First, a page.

While the Super Bowl had no hint of a national-anthem protest, liberals still found something to be angry about – “cultural appropriation” of two famous black men. Washington Post reporting intern Sonia Rao began: “In 2018, we heard Martin Luther King Jr speak and saw Prince perform during the Supreme Bowl....Both instances sparked immediate backlash online.” NPR implied that somehow you can't find Martin Luther King speeches except in Dodge commercials.
Besides the electoral setbacks that liberals absorbed in 2016, they also were politically traumatized by quite a few of the year’s celebrity deaths, according to Caroline Framke. In a Friday piece, Framke opined that it was “particularly cruel” that “an entire tier of progressive icons” was passing away at the same time that Donald Trump was “riding a…wave of fury that depends on fear, xenophobia, and a latent desire to return to a world that looks more similar to the one that existed 50 years ago.” By “progressive icons,” Framke doesn’t mean they were lefty activists. For the most part, she’s talking about people like Prince and David Bowie, whose work swayed opinions on sexual and racial matters but whose political views seldom were explicit.
Will this stem the MSM's flood of deserved praise for Prince? It turns out that Touré--better known in these parts as a former spoke in MSNBC's since-cancelled Cycle--is also a Prince biographer, his book published in 2013.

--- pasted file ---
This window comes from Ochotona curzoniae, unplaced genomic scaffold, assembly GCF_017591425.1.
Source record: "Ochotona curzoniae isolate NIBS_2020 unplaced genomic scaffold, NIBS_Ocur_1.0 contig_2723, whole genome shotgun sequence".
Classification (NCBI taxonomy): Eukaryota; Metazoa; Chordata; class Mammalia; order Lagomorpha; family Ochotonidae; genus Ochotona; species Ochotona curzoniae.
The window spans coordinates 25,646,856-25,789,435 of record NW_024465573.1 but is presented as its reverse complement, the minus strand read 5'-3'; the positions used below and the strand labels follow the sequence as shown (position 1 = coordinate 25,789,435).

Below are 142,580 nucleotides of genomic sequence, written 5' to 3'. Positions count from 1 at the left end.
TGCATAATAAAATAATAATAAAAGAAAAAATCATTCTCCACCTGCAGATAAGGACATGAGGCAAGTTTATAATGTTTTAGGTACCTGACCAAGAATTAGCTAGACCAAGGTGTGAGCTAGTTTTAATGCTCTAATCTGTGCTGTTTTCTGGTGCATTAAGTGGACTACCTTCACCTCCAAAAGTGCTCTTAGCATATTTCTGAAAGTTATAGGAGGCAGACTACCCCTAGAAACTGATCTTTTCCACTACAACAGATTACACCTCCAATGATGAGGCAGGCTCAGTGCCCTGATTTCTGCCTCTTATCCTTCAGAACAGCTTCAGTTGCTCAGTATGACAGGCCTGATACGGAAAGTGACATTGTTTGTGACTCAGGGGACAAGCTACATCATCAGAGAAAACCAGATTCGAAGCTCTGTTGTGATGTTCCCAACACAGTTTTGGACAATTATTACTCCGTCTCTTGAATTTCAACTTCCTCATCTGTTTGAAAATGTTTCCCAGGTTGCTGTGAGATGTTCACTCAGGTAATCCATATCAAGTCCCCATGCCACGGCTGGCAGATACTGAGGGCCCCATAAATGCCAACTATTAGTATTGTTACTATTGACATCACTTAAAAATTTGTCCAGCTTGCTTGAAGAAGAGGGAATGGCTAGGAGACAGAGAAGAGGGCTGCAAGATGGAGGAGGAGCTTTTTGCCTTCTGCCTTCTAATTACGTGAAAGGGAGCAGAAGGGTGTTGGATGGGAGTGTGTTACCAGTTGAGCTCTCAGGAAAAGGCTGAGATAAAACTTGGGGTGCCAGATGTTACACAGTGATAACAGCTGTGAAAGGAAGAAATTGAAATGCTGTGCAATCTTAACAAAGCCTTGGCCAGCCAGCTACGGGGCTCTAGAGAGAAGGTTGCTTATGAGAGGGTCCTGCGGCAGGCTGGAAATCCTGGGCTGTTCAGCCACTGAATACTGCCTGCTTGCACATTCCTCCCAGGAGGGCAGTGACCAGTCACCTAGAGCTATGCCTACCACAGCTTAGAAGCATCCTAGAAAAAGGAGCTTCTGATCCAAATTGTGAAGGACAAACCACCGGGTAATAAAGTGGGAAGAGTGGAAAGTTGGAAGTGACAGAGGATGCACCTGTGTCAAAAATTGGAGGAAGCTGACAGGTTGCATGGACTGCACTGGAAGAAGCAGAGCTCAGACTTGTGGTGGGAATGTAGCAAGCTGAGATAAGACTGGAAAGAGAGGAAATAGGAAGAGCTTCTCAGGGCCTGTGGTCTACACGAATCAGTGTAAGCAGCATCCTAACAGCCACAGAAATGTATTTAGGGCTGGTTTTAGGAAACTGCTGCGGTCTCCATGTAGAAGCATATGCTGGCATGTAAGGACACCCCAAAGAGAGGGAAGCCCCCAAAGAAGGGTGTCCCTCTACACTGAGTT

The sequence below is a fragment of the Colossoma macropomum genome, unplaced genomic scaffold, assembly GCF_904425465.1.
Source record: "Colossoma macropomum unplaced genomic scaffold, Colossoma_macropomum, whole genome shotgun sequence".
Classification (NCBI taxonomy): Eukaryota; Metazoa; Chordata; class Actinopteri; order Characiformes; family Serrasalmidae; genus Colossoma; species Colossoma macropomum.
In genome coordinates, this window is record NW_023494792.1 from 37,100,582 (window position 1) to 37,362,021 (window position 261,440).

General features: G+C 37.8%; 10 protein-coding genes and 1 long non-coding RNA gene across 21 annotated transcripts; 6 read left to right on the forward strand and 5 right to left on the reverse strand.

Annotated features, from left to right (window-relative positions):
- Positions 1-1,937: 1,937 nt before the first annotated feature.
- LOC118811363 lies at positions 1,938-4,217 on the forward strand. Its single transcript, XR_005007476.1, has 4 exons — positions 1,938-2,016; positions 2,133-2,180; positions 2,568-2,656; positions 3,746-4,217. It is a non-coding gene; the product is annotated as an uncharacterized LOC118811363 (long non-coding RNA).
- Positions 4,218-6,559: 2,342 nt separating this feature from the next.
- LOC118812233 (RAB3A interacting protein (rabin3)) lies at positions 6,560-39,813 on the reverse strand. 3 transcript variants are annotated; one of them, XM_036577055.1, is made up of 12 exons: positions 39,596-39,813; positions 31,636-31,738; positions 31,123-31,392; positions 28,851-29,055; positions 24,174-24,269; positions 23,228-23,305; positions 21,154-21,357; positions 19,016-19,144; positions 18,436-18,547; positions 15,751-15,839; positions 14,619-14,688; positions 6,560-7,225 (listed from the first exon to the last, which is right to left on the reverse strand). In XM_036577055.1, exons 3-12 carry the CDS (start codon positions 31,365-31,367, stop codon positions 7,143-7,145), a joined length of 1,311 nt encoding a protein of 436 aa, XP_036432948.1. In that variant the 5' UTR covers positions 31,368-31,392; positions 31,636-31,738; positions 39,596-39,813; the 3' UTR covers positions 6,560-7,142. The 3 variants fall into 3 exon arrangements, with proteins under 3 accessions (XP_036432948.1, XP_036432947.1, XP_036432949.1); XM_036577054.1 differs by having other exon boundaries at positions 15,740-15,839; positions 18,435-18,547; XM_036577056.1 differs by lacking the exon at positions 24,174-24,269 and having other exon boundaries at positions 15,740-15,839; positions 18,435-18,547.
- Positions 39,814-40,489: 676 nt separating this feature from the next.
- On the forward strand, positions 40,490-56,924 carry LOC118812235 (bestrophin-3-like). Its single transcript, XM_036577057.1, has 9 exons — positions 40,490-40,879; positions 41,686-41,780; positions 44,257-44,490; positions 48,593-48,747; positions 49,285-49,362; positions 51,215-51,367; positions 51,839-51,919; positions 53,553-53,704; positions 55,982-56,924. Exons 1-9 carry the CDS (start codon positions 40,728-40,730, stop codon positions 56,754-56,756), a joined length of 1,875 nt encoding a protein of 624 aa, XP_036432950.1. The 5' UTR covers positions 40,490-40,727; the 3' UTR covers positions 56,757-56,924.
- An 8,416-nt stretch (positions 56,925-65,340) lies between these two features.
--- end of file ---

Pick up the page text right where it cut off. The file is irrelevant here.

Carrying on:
Appearing on With All Due Respect today, Touré cited two sources: Prince's former sound engineer, and a member of his band, for the proposition that Prince was a "conservative" and a "Republican." Touré embraced the notion himself, but, being a liberal, described what it means to be a conservative in pejorative terms: "I am making money, I'm successful, I want this money and this success protected . . . When you are rich, you want status quo."
He may have a lot of talent as a musician but when it comes to radical Islam, Prince isn't particularly original in politically correct Hollywood. In an interview with a British newspaper, he said that women living in countries where they are forced to wear the body-covering burqa garment enjoy doing so.
"It's fun being in Islamic countries, to know there's only one religion. There's order. You wear a burqa. There's no choice. People are happy with that," he told the Guardian.